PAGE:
While we wish our fellow man well, it’s only our fellow citizens to whom we have a duty and whose rights our government was created to protect. And among the highest obligations we owe to each other is to ensure that every working American can lead a dignified life. If you look across our history, I’d argue that’s always been the purpose of our immigration system: to create conditions in which normal, hard-working Americans can thrive.

Look no further than what James Madison said on the floor of the House of Representatives in 1790, when the very first Congress was debating our very first naturalization law. He said, “It is no doubt very desirable that we should hold out as many inducements as possible for the worthy part of mankind to come and settle amongst us, and throw their fortunes into a common lot with ours.”  “The worthy part,” not the entire world. Madison continued, “But why is this desirable? Not merely to swell the catalogue of people. No, sir, it is to increase the wealth and strength of the community.”

“To increase the wealth and strength of the community.” That’s quite a contrast to today’s elite consensus. Our immigration system shouldn’t exist to serve the interests of foreigners or wealthy Americans. No, it ought to benefit working Americans and serve the national interest—that’s the purpose of immigration and the theme of the story of American immigration.

When open-borders enthusiasts tell that story, it sounds more like a fairy tale. The way they tell it, America at first was a land that accepted all comers without conditions. But then, periodically, the forces of nativism and bigotry reared their ugly head and placed restrictions on who could immigrate. The forces of darkness triumphed, by this telling, with the Johnson-Reed Act of 1924. But they were defeated with the passage of the Immigration and Nationality Act of 1965, which again opened our shores and is still the law governing our immigration system today. Since 1965, everyone has lived happily ever after.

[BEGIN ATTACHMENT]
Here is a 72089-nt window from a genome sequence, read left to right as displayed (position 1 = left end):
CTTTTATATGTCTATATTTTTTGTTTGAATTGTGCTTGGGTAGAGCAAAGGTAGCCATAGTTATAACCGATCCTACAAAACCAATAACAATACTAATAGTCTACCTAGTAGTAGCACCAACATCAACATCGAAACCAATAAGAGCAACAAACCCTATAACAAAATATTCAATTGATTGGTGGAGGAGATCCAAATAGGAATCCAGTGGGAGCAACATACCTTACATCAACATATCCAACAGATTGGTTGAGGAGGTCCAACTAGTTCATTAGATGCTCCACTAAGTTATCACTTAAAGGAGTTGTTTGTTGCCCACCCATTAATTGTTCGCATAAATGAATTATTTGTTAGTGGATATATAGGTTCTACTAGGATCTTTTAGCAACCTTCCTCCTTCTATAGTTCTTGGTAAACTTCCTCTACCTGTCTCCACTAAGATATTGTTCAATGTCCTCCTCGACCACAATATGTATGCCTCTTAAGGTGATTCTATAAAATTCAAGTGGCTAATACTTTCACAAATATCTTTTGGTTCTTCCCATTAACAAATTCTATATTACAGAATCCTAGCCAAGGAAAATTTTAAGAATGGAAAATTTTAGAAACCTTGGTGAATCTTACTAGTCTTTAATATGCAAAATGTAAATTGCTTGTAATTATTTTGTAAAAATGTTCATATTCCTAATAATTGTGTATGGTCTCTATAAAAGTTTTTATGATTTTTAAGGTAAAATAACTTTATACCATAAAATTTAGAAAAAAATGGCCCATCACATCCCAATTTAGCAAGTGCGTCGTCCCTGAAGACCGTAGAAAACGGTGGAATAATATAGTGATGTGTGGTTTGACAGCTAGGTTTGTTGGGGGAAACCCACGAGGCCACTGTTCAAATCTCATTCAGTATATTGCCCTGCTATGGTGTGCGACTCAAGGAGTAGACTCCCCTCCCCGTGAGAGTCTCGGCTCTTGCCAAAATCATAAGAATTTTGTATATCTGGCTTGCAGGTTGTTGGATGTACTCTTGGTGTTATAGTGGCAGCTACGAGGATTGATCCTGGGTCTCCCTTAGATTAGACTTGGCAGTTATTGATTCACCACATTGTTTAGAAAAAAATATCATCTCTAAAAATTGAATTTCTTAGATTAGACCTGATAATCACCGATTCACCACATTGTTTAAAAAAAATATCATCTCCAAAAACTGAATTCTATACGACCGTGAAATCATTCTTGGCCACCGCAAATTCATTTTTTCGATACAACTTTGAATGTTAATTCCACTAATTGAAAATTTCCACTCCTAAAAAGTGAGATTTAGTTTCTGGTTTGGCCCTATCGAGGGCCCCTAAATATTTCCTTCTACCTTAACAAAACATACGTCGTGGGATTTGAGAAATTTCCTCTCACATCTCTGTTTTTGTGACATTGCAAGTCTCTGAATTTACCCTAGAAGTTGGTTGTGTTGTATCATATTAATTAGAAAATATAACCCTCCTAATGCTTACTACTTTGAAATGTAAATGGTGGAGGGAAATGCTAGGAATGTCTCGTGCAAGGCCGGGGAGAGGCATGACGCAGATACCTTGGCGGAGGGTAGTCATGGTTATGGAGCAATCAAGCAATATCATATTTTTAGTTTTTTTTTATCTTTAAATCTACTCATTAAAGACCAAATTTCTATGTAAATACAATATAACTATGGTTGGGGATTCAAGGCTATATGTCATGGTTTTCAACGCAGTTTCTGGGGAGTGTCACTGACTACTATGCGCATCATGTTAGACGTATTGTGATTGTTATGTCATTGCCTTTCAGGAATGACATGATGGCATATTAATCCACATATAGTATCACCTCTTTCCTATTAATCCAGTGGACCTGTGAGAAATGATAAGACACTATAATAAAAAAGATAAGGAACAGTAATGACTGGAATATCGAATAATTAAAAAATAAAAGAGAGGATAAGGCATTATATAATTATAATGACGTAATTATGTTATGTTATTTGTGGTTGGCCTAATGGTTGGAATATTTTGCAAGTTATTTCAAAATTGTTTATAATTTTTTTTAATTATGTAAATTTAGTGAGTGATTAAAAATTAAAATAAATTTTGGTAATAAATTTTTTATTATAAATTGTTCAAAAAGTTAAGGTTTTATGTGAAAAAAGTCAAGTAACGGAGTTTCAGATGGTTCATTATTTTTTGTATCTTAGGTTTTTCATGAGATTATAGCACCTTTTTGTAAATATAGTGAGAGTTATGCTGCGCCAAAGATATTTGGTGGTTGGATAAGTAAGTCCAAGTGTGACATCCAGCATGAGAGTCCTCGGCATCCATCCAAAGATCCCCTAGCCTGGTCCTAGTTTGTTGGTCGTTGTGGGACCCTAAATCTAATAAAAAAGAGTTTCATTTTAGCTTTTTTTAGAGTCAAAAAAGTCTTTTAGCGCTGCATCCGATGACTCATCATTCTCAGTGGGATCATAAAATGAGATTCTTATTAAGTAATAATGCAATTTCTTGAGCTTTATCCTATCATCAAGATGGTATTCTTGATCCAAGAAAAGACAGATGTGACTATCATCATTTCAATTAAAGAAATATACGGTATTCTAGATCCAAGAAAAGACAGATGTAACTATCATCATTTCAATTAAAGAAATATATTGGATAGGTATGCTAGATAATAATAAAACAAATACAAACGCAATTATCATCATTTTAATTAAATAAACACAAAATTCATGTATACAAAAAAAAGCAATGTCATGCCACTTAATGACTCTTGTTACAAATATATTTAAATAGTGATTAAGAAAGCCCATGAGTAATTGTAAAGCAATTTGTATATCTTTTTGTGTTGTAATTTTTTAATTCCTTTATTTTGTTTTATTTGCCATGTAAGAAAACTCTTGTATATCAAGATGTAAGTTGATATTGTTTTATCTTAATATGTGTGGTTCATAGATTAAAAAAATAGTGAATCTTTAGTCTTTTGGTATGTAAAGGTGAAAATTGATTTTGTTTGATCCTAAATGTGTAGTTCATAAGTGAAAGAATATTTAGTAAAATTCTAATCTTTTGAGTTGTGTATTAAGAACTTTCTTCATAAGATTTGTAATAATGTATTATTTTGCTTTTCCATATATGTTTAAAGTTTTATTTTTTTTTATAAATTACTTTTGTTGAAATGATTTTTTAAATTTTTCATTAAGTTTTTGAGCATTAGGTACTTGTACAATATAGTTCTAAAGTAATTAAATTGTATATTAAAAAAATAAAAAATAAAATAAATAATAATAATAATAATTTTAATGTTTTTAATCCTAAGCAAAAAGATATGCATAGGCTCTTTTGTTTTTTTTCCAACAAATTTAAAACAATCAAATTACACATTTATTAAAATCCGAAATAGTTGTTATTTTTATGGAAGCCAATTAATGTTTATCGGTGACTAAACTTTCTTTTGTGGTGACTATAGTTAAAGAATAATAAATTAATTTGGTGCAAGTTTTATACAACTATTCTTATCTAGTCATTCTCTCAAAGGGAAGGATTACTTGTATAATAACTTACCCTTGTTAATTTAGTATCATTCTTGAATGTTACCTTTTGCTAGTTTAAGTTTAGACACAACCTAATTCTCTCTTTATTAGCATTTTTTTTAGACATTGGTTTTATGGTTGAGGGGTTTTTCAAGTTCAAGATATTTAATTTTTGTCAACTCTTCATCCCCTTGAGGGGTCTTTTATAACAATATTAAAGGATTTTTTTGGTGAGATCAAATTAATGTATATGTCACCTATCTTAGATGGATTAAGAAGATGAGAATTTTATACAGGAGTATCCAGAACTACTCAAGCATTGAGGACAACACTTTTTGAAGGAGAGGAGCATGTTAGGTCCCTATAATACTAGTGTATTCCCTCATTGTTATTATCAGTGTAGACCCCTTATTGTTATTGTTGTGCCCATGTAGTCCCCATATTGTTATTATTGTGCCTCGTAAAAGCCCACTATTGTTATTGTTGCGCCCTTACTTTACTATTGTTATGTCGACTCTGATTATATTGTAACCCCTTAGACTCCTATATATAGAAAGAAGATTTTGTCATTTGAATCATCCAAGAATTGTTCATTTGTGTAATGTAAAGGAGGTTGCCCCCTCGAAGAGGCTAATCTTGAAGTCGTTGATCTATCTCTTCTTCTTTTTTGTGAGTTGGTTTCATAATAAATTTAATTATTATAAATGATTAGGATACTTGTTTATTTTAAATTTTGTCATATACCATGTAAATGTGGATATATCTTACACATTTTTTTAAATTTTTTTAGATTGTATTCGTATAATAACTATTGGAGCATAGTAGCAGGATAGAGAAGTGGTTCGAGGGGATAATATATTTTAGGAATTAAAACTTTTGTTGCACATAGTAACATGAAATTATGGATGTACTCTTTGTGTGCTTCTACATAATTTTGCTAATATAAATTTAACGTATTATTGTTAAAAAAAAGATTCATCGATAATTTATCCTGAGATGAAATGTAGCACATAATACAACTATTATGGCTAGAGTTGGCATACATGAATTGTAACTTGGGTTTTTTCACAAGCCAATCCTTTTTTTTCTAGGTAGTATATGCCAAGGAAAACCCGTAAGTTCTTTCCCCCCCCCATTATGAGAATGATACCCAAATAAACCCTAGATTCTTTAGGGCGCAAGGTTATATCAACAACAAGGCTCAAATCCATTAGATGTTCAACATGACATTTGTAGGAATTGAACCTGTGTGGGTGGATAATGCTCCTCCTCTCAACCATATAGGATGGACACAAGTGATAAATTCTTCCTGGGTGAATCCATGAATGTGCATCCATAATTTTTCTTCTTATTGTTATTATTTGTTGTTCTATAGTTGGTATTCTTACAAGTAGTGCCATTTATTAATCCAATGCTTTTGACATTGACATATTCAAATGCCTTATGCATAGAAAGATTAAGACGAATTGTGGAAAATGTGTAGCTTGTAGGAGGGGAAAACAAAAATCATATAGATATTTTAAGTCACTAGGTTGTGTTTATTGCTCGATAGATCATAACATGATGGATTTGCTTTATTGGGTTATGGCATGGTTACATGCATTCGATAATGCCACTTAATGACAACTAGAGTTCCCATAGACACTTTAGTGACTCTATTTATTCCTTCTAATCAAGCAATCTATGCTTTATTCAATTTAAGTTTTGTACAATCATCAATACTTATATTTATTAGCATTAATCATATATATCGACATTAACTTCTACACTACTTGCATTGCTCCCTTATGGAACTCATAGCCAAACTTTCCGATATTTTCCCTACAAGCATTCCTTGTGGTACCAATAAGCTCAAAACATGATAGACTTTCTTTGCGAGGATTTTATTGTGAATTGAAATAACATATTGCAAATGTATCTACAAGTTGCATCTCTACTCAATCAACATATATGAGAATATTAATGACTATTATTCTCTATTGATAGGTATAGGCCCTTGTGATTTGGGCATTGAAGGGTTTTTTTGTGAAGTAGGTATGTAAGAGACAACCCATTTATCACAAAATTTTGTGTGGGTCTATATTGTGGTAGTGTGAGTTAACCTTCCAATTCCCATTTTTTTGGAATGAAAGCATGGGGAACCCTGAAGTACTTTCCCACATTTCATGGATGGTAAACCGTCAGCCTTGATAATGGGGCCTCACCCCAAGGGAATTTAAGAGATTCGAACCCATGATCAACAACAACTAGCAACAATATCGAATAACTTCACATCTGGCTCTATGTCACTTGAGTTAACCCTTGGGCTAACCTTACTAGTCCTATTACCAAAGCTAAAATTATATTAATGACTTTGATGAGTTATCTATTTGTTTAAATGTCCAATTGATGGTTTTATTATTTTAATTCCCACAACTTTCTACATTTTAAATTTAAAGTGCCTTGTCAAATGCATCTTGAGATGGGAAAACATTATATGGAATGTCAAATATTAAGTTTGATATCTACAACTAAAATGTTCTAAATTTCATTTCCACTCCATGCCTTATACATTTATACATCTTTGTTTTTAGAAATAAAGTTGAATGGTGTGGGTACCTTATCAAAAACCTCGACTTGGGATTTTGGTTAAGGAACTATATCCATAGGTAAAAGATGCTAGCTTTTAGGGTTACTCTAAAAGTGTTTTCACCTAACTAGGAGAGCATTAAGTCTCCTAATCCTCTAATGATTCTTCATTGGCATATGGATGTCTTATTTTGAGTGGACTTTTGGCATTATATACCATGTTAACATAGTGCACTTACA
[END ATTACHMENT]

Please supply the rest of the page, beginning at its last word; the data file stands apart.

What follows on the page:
If I were to grade these storytellers, I would give them an F for history and an A for creative writing. The history of immigration in America is not one of ever-growing tides of huddled masses from the Pilgrims to today. On the contrary, throughout our history, American immigration has followed a surge-and-pause pattern. The first big wave was the Irish and German immigrants in the 1840s and 1850s. Then immigration tapered off during the Civil War. The second big wave was the central and southern European immigrants in the late 19th and early 20th centuries. That wave ended with the 1924 Act and the years of lower immigration that followed. And now we’re in the longest wave yet, the surge of immigration from Latin America and East and South Asia, which has followed from the 1965 Act.